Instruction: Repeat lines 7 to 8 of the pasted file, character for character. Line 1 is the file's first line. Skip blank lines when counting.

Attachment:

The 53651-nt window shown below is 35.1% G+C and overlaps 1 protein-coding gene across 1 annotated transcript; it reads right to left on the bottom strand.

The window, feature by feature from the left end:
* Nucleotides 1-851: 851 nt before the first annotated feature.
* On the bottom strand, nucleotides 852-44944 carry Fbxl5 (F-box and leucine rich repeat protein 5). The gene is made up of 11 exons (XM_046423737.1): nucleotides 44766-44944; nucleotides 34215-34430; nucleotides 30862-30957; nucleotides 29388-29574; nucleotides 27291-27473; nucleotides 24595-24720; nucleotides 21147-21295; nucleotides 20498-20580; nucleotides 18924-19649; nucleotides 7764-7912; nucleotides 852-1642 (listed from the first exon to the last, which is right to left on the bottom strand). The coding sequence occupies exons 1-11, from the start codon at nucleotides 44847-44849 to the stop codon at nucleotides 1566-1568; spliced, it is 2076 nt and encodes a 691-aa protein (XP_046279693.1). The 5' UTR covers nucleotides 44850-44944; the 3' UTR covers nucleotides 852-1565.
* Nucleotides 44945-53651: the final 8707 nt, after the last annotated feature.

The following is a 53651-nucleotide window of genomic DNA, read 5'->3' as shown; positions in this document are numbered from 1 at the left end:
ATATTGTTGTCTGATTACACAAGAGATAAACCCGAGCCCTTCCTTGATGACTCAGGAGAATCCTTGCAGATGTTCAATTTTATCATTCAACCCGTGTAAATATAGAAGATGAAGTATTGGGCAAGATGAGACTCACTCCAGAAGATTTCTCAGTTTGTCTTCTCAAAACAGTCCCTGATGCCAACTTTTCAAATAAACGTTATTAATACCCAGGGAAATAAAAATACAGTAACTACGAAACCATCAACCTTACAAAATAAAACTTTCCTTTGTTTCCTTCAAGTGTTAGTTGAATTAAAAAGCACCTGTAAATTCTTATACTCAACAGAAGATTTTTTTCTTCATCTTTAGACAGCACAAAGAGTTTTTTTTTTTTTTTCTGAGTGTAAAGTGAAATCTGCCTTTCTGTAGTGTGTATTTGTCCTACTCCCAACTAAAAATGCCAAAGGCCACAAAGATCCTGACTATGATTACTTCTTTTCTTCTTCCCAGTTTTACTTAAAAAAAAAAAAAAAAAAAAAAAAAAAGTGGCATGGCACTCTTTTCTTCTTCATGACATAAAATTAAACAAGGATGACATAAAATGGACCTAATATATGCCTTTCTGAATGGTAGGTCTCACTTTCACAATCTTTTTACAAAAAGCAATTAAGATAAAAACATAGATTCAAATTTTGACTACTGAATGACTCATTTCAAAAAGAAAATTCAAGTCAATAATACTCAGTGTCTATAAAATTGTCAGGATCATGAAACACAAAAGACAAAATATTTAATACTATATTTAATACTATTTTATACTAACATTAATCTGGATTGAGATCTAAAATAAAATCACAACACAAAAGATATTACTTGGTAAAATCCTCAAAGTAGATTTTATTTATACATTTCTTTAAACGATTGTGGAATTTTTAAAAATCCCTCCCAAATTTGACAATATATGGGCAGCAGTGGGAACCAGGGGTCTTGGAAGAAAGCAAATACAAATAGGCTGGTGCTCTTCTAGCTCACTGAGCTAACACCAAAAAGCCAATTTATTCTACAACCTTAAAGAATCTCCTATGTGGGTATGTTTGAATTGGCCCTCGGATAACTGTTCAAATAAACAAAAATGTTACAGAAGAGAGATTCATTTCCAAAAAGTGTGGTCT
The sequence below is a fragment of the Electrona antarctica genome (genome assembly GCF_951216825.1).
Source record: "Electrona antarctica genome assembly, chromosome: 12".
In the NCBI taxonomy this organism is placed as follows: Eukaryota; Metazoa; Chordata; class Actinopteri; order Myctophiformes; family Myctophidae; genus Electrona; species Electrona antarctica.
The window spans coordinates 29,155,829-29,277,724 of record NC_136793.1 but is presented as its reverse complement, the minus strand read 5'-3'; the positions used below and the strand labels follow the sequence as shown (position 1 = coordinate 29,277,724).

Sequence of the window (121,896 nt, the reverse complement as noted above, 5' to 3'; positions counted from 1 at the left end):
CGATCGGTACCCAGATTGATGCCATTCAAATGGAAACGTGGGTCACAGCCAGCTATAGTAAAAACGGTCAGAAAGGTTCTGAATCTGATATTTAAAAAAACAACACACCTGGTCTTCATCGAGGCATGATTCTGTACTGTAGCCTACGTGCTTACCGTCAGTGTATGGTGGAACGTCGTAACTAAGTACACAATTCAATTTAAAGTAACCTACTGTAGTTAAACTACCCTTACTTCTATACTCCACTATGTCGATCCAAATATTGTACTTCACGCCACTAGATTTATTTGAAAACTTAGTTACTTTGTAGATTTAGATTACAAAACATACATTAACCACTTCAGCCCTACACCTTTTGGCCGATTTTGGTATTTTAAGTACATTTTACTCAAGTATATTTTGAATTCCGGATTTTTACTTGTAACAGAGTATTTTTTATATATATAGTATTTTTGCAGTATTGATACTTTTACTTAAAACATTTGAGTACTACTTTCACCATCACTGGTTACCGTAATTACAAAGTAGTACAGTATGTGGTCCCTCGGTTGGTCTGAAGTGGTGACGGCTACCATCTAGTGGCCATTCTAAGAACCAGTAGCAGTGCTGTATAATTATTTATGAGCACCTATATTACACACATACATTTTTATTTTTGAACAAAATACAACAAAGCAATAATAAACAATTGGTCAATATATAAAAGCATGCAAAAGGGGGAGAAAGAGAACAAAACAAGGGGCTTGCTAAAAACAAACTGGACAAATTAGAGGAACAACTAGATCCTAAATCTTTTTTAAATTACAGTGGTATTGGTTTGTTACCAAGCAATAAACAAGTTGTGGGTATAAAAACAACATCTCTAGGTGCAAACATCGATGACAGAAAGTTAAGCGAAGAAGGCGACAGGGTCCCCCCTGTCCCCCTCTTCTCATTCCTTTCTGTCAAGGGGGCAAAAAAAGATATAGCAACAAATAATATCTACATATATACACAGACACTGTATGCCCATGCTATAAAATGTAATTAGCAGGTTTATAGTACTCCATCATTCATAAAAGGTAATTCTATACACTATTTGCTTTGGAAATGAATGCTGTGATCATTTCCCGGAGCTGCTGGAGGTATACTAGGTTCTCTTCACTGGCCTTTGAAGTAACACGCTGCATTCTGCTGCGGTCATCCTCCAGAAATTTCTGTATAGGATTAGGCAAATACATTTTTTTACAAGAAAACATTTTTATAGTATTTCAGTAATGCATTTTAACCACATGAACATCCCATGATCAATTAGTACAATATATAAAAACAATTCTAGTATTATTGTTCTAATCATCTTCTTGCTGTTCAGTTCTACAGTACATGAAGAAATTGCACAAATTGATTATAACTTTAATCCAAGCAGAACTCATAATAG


ATATTGTTGTCTGATTACACAAGAGATAAACCCGAGCCCTTCCTTGATGACTCAGGAGAATCCTTGCAGATGTTCAATTTTATCATTCAACCCGTGTAAATATAGAAGATGAAGTATTGGGCAAGATGAGACTCACTCCAGAAGATTTCTCAGTTTGTCTTCTCAAAACAGTCCCTGATGCCAACTTTTCAAATAAACGTTATTAATACCCAGGGAAATAAAAATACAGTAACTACGAAACCATCAACCTTACAAAATAAAACTTTCCTTTGTTTCCTTCAAGTGTTAGTTGAATTAAAAAGCACCTGTAAATTCTTATACTCAACAGAAGATTTTTTTCTTCATCTTTAGACAGCACAAAGAGTTTTTTTTTTTTTTTCTGAGTGTAAAGTGAAATCTGCCTTTCTGTAGTGTGTATTTGTCCTACTCCCAACTAAAAATGCCAAAGGCCACAAAGATCCTGACTATGATTACTTCTTTTCTTCTTCCCAGTTTTACTTAAAAAAAAAAAAAAAAAAAAAAAAAAAGTGGCATGGCACTCTTTTCTTCTTCATGACATAAAATTAAACAAGGATGACATAAAATGGACCTAATATATGCCTTTCTGAATGGTAGGTCTCACTTTCACAATCTTTTTACAAAAAGCAATTAAGATAAAAACATAGATTCAAATTTTGACTACTGAATGACTCATTTCAAAAAGAAAATTCAAGTCAATAATACTCAGTGTCTATAAAATTGTCAGGATCATGAAACACAAAAGACAAAATATTTAATACTATATTTAATACTATTTTATACTAACATTAATCTGGATTGAGATCTAAAATAAAATCACAACACAAAAGATATTACTTGGTAAAATCCTCAAAGTAGATTTTATTTATACATTTCTTTAAACGATTGTGGAATTTTTAAAAATCCCTCCCAAATTTGACAATATATGGGCAGCAGTGGGAACCAGGGGTCTTGGAAGAAAGCAAATACAAATAGGCTGGTGCTCTTCTAGCTCACTGAGCTAACACCAAAAAGCCAATTTATTCTACAACCTTAAAGAATCTCCTATGTGGGTATGTTTGAATTGGCCCTCGGATAACTGTTCAAATAAACAAAAATGTTACAGAAGAGAGATTCATTTCCAAAAAGTGTGGTCT
The sequence below is a fragment of the Electrona antarctica genome (genome assembly GCF_951216825.1).